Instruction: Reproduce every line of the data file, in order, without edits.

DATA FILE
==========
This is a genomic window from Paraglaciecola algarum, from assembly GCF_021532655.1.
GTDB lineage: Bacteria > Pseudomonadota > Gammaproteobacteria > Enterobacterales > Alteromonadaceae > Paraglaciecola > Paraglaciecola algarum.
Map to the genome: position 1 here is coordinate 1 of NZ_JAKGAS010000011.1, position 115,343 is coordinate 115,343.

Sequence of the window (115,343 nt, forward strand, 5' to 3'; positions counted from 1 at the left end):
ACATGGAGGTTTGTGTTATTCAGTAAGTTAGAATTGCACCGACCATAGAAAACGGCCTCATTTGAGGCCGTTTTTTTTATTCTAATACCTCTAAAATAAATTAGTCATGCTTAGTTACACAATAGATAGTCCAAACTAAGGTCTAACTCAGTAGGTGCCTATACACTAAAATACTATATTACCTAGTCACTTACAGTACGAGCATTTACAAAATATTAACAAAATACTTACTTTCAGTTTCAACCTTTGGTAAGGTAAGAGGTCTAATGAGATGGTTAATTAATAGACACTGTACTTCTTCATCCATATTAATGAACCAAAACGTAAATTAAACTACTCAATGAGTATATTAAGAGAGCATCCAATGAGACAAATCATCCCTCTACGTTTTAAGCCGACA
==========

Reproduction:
This is a genomic window from Paraglaciecola algarum, from assembly GCF_021532655.1.
GTDB lineage: Bacteria > Pseudomonadota > Gammaproteobacteria > Enterobacterales > Alteromonadaceae > Paraglaciecola > Paraglaciecola algarum.
Map to the genome: position 1 here is coordinate 1 of NZ_JAKGAS010000011.1, position 115,343 is coordinate 115,343.

Sequence of the window (115,343 nt, forward strand, 5' to 3'; positions counted from 1 at the left end):
ACATGGAGGTTTGTGTTATTCAGTAAGTTAGAATTGCACCGACCATAGAAAACGGCCTCATTTGAGGCCGTTTTTTTTATTCTAATACCTCTAAAATAAATTAGTCATGCTTAGTTACACAATAGATAGTCCAAACTAAGGTCTAACTCAGTAGGTGCCTATACACTAAAATACTATATTACCTAGTCACTTACAGTACGAGCATTTACAAAATATTAACAAAATACTTACTTTCAGTTTCAACCTTTGGTAAGGTAAGAGGTCTAATGAGATGGTTAATTAATAGACACTGTACTTCTTCATCCATATTAATGAACCAAAACGTAAATTAAACTACTCAATGAGTATATTAAGAGAGCATCCAATGAGACAAATCATCCCTCTACGTTTTAAGCCGACA